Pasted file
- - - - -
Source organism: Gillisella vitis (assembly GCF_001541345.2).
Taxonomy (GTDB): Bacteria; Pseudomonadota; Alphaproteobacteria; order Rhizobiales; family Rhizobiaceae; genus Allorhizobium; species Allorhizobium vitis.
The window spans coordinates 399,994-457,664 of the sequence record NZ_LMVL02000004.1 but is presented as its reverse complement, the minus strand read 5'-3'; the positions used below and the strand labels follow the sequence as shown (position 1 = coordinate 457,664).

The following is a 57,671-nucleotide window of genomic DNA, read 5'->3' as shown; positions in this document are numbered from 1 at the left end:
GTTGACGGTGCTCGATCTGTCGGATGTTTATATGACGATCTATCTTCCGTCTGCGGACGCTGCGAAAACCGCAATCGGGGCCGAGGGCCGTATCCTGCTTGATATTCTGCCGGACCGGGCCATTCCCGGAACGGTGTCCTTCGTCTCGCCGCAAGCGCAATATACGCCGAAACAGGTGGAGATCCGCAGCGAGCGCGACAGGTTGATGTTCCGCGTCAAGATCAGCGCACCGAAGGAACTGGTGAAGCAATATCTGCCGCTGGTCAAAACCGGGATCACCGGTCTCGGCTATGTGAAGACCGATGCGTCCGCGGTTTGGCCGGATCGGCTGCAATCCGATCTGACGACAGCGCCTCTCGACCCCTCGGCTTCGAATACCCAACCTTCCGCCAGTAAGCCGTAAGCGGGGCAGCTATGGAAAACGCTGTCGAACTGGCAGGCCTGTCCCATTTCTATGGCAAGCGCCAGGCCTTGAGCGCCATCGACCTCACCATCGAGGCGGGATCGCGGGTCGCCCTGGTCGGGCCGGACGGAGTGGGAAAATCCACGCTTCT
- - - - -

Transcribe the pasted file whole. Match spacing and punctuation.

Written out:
Source organism: Gillisella vitis (assembly GCF_001541345.2).
Taxonomy (GTDB): Bacteria; Pseudomonadota; Alphaproteobacteria; order Rhizobiales; family Rhizobiaceae; genus Allorhizobium; species Allorhizobium vitis.
The window spans coordinates 399,994-457,664 of the sequence record NZ_LMVL02000004.1 but is presented as its reverse complement, the minus strand read 5'-3'; the positions used below and the strand labels follow the sequence as shown (position 1 = coordinate 457,664).

The following is a 57,671-nucleotide window of genomic DNA, read 5'->3' as shown; positions in this document are numbered from 1 at the left end:
GTTGACGGTGCTCGATCTGTCGGATGTTTATATGACGATCTATCTTCCGTCTGCGGACGCTGCGAAAACCGCAATCGGGGCCGAGGGCCGTATCCTGCTTGATATTCTGCCGGACCGGGCCATTCCCGGAACGGTGTCCTTCGTCTCGCCGCAAGCGCAATATACGCCGAAACAGGTGGAGATCCGCAGCGAGCGCGACAGGTTGATGTTCCGCGTCAAGATCAGCGCACCGAAGGAACTGGTGAAGCAATATCTGCCGCTGGTCAAAACCGGGATCACCGGTCTCGGCTATGTGAAGACCGATGCGTCCGCGGTTTGGCCGGATCGGCTGCAATCCGATCTGACGACAGCGCCTCTCGACCCCTCGGCTTCGAATACCCAACCTTCCGCCAGTAAGCCGTAAGCGGGGCAGCTATGGAAAACGCTGTCGAACTGGCAGGCCTGTCCCATTTCTATGGCAAGCGCCAGGCCTTGAGCGCCATCGACCTCACCATCGAGGCGGGATCGCGGGTCGCCCTGGTCGGGCCGGACGGAGTGGGAAAATCCACGCTTCT